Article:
The debate over man-made global warming seems very much alive notwithstanding pronouncements from prominent global warming watchers that the facts supporting Anthropogenic Climate Change are irrefutable; the debate is over. Climate Change, we are told, will cause massive change to our planet—all negative. And we are rapidly running out of time.
Climate scientists have based their predictions on ancient tree rings and core samples from ice sheets and marine sediment because the human race has only been keeping cohesive written records of climate statistics for less than a couple of hundred years. In addition to obtaining a record of historical and pre-historical temperatures from ice cores, scientists can use the cores to correlate the concentration of greenhouse gasses in the atmosphere with changes in climate.
Many greenhouse gases—carbon dioxide, methane, halocarbons, nitrous oxide and others—affect climate. But so too does water vapour. And the water vapour record and its long-term effect on climate change is still being debated.
Scientists seem to agree that if you add carbon dioxide to the atmosphere, warming will result. But how much warming and how quickly? Increasing water vapor is also know to lead to warmer temperatures, and warmer temperatures cause more water vapor to be absorbed into the air and so on in a spiraling cycle of warming and water absorption increase.
Scientists at the U.S. National Oceanic and Atmospheric Administration (NOAA) recently reported that an increase in atmospheric water vapor is responsible for at least a third of the average temperature increase since the early 1990s. The scientist who lead the research,Susan Soloman, says that, while this finding does not undermine man-made global warming theories, it does suggest human emissions are having a much smaller role in climate change than previously thought.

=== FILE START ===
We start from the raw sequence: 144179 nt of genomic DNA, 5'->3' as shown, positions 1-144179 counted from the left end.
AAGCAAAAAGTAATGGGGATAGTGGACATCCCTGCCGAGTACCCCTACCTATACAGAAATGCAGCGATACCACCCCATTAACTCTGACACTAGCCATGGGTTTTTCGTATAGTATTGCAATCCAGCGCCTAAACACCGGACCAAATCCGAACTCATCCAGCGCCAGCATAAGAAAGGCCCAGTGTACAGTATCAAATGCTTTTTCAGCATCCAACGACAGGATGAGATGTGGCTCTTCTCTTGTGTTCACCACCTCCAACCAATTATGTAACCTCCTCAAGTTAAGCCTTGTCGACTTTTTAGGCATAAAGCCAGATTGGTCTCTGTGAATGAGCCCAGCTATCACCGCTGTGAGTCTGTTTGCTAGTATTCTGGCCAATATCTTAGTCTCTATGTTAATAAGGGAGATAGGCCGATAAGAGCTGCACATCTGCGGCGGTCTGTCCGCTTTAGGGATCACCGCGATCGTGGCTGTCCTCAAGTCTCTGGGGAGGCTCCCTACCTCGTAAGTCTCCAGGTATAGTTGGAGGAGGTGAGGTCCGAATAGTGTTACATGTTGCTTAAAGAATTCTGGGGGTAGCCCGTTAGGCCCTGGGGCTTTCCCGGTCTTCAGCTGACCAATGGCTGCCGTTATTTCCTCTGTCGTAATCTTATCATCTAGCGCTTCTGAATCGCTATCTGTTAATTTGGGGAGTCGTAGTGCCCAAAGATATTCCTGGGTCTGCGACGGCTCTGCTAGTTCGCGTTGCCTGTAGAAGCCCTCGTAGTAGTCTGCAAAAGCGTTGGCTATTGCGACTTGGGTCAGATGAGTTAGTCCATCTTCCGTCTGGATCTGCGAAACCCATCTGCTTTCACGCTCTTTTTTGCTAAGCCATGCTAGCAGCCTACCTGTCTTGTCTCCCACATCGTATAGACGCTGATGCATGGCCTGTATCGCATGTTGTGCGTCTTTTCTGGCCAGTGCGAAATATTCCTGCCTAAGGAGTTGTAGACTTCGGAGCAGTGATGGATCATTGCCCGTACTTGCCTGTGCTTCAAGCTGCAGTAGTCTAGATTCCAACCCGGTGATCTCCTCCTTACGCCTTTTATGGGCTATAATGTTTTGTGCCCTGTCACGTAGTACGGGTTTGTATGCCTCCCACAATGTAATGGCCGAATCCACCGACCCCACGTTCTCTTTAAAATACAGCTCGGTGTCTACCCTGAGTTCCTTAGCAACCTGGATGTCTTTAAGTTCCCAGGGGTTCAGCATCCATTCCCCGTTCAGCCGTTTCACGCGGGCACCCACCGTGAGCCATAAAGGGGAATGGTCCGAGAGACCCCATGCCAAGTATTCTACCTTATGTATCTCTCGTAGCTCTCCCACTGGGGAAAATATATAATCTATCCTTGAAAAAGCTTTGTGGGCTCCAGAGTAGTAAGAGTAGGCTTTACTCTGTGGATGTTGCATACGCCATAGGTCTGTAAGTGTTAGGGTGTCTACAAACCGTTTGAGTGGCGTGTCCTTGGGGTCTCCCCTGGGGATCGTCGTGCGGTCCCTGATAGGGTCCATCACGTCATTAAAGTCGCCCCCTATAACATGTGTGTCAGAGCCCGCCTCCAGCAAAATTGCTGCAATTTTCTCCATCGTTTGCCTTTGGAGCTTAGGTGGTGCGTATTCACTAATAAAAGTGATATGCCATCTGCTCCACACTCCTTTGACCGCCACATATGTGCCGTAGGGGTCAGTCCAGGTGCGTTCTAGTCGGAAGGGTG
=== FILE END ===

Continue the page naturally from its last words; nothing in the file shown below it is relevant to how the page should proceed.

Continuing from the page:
NASA researchers and climate scientists have reviewed the NOAA water vapor research. Researcher Andrew Dessler from Texas A&M University described the effect of water vapor on atmospheric temperature as “enormous.”
So where do we stand. Global warming does seem to be a long-term trend. And some warming may be caused by human activity. Is carbon dioxide the culprit? Partially, yes, but so too are other factors like water vapour. Do we need more information and study before spending hundreds of billions on mitigation and coping strategies? Yes, a lot more.
The debate is alive and well.
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© 2009 Russell G. Campbell
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